Fighting for immigration rights took a new spin via social media. A two-day march on Washington, D.C., spread the message about the bipartisan “Gang of Eight” legislation, but there won’t be any crowds for this rally. This is an online march fighting for immigration reform. Officiated by Mayor Michael Bloomberg’s immigration forces in partnership with President Barack Obama’s Organizing for Action, the directors are reaching out and asking participants to send their senators emails, tweets and Facebook messages promoting the cause.
“We don’t see this as exclusive of a regular march,” Jeremy Robbins, director of the Partnership for a New American Economy, told ABC News. “It’s 2013 and the way we communicate is broader and different than it was a generation ago, and we want to be able to maximize all the ways we can to push Congress.”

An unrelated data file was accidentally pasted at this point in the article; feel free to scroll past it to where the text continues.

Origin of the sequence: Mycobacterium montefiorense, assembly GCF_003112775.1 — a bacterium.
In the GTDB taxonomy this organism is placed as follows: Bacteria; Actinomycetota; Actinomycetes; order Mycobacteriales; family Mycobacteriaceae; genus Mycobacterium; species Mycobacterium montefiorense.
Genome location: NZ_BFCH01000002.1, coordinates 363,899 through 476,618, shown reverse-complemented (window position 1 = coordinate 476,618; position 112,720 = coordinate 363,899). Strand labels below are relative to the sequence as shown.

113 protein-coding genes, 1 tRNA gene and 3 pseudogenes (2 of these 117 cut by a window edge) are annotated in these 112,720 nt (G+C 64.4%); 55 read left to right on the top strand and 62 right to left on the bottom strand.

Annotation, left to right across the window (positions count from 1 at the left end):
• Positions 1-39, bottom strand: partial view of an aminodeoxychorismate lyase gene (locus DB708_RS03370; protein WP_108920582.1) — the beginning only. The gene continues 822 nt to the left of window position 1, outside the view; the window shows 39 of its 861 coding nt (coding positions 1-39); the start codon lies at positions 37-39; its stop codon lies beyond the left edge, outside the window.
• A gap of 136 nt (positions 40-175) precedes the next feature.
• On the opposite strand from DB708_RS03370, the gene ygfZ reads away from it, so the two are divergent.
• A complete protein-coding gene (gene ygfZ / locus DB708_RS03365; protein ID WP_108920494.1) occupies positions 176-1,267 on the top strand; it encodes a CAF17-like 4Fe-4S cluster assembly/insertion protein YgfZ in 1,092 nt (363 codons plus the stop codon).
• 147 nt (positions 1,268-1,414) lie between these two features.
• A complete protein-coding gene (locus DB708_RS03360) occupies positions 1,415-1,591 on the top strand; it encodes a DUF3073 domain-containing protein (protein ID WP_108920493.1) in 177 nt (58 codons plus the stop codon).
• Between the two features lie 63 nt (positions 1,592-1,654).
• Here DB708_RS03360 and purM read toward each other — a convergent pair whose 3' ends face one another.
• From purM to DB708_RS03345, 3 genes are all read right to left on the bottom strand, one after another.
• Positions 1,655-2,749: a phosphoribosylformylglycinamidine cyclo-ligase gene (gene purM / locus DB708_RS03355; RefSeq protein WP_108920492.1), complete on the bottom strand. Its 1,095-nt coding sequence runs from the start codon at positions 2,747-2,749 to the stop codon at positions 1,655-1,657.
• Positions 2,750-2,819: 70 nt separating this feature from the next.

This virtual march began on May 22 and ended at midnight on May 23, and was designed to get people to use Twitter, Facebook, Reddit and other social media platforms to push Congress to pass the immigration bill, which may come to a vote next week in the Senate Judiciary Committee.
“By utilizing the power of technology to capitalize on the power of democratic expression, our virtual march on Washington will help ensure that lawmakers hear from the people they represent – and help make immigration reform a reality,” Bloomberg said in a statement.
Robbins told ABC News that the virtual rally was different than any other activism because it was flexible and allowed people to voice a common message from anywhere in the nation.
“If you are relying just on typical ways of lobbying, physical marches, etc., those are very powerful tools and we use all of them,” he told the source. “One of the benefits of a virtual match is there are no hotel rooms to book, no permits to obtain … So you can time the virtual march to when it’s going to be most effective in the debate.”